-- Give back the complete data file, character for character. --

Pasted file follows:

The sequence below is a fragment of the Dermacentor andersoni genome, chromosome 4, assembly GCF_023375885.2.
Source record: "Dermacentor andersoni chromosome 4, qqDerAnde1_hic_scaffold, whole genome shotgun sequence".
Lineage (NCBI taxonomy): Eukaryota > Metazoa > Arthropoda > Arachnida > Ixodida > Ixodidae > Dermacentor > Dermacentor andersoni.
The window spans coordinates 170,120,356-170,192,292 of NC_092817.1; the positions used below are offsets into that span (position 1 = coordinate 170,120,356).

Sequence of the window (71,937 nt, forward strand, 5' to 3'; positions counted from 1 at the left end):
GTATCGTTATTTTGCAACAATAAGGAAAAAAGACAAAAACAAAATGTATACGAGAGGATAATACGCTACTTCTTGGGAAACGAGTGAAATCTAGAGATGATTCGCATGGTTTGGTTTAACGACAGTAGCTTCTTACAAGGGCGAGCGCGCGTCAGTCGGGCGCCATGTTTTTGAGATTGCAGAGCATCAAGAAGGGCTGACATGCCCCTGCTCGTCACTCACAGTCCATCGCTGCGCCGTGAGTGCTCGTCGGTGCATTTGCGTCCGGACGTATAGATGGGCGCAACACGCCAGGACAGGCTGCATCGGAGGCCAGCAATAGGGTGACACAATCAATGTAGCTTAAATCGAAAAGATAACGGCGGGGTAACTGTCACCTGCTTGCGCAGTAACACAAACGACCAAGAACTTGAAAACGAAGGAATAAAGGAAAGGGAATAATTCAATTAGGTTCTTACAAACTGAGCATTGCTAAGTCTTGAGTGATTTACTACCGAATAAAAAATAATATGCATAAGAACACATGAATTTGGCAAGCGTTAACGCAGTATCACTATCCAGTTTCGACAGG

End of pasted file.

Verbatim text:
The sequence below is a fragment of the Dermacentor andersoni genome, chromosome 4, assembly GCF_023375885.2.
Source record: "Dermacentor andersoni chromosome 4, qqDerAnde1_hic_scaffold, whole genome shotgun sequence".
Lineage (NCBI taxonomy): Eukaryota > Metazoa > Arthropoda > Arachnida > Ixodida > Ixodidae > Dermacentor > Dermacentor andersoni.
The window spans coordinates 170,120,356-170,192,292 of NC_092817.1; the positions used below are offsets into that span (position 1 = coordinate 170,120,356).

Sequence of the window (71,937 nt, forward strand, 5' to 3'; positions counted from 1 at the left end):
GTATCGTTATTTTGCAACAATAAGGAAAAAAGACAAAAACAAAATGTATACGAGAGGATAATACGCTACTTCTTGGGAAACGAGTGAAATCTAGAGATGATTCGCATGGTTTGGTTTAACGACAGTAGCTTCTTACAAGGGCGAGCGCGCGTCAGTCGGGCGCCATGTTTTTGAGATTGCAGAGCATCAAGAAGGGCTGACATGCCCCTGCTCGTCACTCACAGTCCATCGCTGCGCCGTGAGTGCTCGTCGGTGCATTTGCGTCCGGACGTATAGATGGGCGCAACACGCCAGGACAGGCTGCATCGGAGGCCAGCAATAGGGTGACACAATCAATGTAGCTTAAATCGAAAAGATAACGGCGGGGTAACTGTCACCTGCTTGCGCAGTAACACAAACGACCAAGAACTTGAAAACGAAGGAATAAAGGAAAGGGAATAATTCAATTAGGTTCTTACAAACTGAGCATTGCTAAGTCTTGAGTGATTTACTACCGAATAAAAAATAATATGCATAAGAACACATGAATTTGGCAAGCGTTAACGCAGTATCACTATCCAGTTTCGACAGG